Continuing our recent discussion on the price of healthcare in the United States, on this episode we talk with Dr. Martin Makary. Dr. Makary is a surgeon at Johns Hopkins, a best-selling author, and a health policy expert. Dr. Makary’s latest book entitled The Price We Pay: What Broke American Health Care–and How to Fix It, is due out in September. We were so glad to talk with him, because it’s all-too-easy to be jaded about the ‘business’ of healthcare when one in five Americans are in collections over healthcare debt. But Dr. Makary combines outrage at the market forces that have created a used-car-lot sales environment with optimism about healthcare’s future prospects for transparency and fairness. Things are changing, he says! Interestingly, the medical students doing research with him–pouring their hearts, souls, and minds into it–have helped to create that sense of optimism in him. In other words, millennials may be saving American healthcare even as they’re killing the napkin and real estate industries.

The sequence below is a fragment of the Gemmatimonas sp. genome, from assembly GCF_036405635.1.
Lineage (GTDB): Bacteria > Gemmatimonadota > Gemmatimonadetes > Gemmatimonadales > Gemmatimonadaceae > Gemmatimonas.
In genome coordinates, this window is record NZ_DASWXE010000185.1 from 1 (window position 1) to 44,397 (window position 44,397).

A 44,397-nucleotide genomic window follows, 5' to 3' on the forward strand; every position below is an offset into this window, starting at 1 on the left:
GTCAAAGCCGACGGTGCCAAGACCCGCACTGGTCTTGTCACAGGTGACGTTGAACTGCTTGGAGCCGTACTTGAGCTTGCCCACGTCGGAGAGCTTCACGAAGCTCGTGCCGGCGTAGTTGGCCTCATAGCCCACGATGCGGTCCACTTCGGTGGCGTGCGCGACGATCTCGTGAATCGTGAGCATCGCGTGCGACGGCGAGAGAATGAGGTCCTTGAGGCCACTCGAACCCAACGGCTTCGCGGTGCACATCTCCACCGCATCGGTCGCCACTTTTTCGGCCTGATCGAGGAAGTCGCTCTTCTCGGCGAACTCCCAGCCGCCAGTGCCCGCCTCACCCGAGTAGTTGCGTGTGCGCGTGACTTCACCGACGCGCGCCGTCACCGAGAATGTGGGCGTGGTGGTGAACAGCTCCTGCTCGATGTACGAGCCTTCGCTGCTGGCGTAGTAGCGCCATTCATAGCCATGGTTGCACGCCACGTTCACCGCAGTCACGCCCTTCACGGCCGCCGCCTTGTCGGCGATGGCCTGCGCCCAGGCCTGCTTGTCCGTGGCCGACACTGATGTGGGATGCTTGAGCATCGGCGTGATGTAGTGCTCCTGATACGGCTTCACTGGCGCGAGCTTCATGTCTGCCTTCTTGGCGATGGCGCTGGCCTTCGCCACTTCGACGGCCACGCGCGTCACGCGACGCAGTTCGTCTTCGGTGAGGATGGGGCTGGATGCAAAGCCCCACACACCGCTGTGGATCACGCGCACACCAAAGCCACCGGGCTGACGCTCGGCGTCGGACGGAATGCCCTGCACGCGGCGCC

On top of all that, while The Price We Pay is an indictment of the insurance and billing practices that hinder the work of doctors and the healing of patients, the book is also a guidebook to the things that can and are being done to restore medicine’s mission.
Madeline called to ask: it’s finals week and you’re stricken with seasonal depression–what’s a med student to do? We feel you, Madeline. Luckily, Aline Sandouk, Nick Lind, Derek Bradley, and Hillary O’Brien are ready to throw open the curtains on their ideas to help. And Jeannet-tello hit us up on our Instagram to find out what she should do about impostor syndrome.
Plus, Dave shares the recent video that UIHC Marketing and Communications unwisely allowed him to be in.
Kylie Miller and Issac Schwantes take a break from their fairly new clinical duties to let Gabe Conley and Erik Kneller know how it’s going working with actual patients. What unexpected things have they learned? Were their professors really correct when the said that arcane bit of information would actually be useful in the real world? Were their fears (whatever they were) realized? Would they rather grandma puke every time they broke wind, or have a shingles outbreak whenever they get a passing grade or better in medical school? Dave assures them: these are the questions listeners want answers to.